So NOAA partnered with the Bureau of Ocean Energy Management (BOEM), which issues permits for bottom-disturbing activities related to oil and gas exploration, to find the 200-year-old shipwreck.

The ship used telepresence technology to transmit what was happening on the ship live.

“Telepresence provides the ability to bring a lot of different specialists, who have various expertise, to the table during the dive,” said Fred Gorell, public affairs officer for NOAA’s office of Exploration and Research. “They could actually look at the wreck sites while it was happening. And this way research is not limited by the number of people who are actually on the ship.”

“Artifacts in and around the wreck and the hull’s copper sheathing may date the vessel to the early to mid-19th century,” said Jack Irion, a maritime archaeologist with BOEM, in a NOAA statement. “Some of the more datable objects include what appears to be a type of ceramic plate that was popular between 1800 and 1830, and a wide variety of glass bottles. A rare ship’s stove on the site is one of only a handful of surviving examples in the world and the second one found on a shipwreck in the Gulf of Mexico.”

And researchers hope this discovery will help in other areas.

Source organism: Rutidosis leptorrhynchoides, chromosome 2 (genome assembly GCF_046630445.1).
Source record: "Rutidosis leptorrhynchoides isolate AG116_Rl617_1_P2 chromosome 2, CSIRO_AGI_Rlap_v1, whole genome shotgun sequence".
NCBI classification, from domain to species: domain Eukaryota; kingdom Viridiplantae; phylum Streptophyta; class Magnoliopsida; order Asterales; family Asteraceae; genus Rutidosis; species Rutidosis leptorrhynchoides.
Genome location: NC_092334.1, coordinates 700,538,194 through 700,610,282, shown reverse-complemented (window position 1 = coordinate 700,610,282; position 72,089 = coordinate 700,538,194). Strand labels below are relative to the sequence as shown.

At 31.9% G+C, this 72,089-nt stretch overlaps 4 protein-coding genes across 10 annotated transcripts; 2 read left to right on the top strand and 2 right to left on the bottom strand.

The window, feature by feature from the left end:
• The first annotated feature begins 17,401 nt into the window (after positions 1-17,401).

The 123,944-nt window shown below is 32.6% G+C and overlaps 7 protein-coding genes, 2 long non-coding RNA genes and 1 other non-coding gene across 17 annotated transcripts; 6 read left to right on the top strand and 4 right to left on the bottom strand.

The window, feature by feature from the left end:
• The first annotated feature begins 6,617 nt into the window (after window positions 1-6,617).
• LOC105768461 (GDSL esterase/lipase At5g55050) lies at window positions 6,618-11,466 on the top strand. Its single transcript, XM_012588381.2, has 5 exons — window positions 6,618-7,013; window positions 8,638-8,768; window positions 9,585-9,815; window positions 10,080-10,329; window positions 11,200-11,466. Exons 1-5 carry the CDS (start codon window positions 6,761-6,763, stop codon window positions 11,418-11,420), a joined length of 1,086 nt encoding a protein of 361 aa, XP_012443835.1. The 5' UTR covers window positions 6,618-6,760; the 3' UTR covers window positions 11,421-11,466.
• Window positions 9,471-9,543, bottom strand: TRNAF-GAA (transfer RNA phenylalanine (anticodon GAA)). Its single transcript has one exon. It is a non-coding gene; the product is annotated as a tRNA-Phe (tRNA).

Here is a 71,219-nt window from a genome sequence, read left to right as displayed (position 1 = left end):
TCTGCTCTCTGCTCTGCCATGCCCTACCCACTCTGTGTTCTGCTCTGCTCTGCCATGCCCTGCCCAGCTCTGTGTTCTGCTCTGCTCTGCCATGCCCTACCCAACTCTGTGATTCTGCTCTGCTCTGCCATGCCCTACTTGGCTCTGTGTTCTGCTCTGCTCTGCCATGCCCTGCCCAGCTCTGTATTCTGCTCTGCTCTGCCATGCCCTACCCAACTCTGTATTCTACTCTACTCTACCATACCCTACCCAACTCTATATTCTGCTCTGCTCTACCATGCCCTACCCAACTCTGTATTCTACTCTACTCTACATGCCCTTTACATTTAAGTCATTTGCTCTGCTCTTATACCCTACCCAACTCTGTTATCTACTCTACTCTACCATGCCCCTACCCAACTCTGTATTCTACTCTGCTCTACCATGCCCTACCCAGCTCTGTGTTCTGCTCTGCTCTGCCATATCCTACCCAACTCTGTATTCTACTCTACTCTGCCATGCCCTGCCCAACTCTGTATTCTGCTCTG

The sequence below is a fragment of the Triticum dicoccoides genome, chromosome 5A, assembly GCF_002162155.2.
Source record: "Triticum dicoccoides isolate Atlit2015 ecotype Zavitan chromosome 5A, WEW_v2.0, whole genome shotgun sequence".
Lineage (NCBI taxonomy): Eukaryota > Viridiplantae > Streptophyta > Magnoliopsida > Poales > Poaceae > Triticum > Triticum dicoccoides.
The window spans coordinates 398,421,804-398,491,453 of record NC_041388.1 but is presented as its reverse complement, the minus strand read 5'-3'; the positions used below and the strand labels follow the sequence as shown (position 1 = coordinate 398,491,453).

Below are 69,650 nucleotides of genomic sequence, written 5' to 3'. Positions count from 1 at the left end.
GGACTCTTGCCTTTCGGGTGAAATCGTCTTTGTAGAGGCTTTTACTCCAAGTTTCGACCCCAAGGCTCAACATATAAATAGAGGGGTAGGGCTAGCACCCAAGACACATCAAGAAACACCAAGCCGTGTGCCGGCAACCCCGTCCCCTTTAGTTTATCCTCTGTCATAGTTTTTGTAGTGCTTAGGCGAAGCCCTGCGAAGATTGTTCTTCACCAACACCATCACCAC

“Archaeologically, this is a very significant find,” Cantelas said. “It appears to date back to the early 1800s and a lot was going on in the Gulf of Mexico around that time. You have the Louisiana Purchase, the Texas Revolution, the Mexican-American War -- a lot of conflict in that region -- so this research will hopefully help us fill in the blank pages of history. It will provide information that we don’t really know about the history of the Gulf region.”

Copyright 2012 ABC News Radio


Potential $4 Billion Loot from WWII Wreck Beckons Treasure Hunters

Hemera/Thinkstock(GORHAM, Maine) -- The crew aboard the 220-foot Sea Hunter is on the hunt for an exceedingly rare catch: nearly $4 billion in gold and platinum from a World War II-era shipwreck.

The Maine-based Sub Sea Research crew aboard the vessel have searched for the Port Nicholson wreck for nearly five years and are now on their way to retrieve their first piece of treasure.